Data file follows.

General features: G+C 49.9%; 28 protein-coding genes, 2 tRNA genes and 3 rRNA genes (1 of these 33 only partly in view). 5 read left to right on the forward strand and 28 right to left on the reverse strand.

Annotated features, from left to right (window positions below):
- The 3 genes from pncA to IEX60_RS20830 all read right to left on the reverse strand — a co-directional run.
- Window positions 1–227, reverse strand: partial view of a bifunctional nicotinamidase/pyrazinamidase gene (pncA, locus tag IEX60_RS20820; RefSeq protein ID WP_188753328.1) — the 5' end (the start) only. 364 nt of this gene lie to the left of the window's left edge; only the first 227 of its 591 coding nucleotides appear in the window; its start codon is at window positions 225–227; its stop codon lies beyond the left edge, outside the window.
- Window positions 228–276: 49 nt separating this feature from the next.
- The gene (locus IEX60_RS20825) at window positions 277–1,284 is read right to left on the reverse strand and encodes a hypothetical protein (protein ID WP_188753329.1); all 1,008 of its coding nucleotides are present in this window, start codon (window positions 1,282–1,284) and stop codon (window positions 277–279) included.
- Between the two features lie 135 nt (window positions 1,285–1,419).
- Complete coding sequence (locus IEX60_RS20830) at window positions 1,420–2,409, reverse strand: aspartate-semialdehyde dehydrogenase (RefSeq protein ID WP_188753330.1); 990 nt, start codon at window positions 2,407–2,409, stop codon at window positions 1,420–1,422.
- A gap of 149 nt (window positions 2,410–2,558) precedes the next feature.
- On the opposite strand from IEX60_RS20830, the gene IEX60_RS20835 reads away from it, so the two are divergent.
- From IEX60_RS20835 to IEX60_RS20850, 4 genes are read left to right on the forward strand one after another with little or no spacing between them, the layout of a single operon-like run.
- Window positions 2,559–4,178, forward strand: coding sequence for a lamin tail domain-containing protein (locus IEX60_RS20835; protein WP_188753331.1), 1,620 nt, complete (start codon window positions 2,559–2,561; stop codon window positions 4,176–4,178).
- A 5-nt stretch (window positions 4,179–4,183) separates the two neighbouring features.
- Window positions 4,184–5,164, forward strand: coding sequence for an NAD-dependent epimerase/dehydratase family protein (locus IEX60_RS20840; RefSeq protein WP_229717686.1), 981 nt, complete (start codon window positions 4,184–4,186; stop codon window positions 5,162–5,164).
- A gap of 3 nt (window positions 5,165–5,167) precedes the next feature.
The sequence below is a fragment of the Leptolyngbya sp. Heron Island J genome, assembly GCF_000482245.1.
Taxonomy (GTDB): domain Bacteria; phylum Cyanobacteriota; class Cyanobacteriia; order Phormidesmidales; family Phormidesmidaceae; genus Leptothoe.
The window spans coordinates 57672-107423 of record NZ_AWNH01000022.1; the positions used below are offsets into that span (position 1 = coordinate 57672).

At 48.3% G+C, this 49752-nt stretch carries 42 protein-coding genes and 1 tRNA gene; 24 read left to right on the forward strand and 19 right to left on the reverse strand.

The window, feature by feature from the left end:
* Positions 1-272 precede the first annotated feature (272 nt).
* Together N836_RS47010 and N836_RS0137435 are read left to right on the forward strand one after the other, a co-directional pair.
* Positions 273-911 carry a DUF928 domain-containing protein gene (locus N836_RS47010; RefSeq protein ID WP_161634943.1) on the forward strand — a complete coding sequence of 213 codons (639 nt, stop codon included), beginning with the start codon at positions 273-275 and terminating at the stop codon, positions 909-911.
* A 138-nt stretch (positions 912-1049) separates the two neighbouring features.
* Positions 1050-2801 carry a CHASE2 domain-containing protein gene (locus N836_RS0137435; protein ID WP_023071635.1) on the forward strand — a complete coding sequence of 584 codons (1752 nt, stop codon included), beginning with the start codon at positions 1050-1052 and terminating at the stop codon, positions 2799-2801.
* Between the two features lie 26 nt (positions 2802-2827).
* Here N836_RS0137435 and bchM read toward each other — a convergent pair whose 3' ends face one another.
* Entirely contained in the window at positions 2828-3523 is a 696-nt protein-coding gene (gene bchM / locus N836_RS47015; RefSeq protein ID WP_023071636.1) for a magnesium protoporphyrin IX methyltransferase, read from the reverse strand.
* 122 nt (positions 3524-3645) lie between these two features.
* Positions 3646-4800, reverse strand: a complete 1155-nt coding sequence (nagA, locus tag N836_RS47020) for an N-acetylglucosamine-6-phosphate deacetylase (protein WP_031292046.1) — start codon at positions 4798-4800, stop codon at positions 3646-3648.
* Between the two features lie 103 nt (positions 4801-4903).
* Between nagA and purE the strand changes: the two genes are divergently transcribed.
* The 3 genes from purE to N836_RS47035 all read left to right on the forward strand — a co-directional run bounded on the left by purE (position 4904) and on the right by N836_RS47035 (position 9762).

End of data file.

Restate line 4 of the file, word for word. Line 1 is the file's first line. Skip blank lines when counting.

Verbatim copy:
- Window positions 1–227, reverse strand: partial view of a bifunctional nicotinamidase/pyrazinamidase gene (pncA, locus tag IEX60_RS20820; RefSeq protein ID WP_188753328.1) — the 5' end (the start) only. 364 nt of this gene lie to the left of the window's left edge; only the first 227 of its 591 coding nucleotides appear in the window; its start codon is at window positions 225–227; its stop codon lies beyond the left edge, outside the window.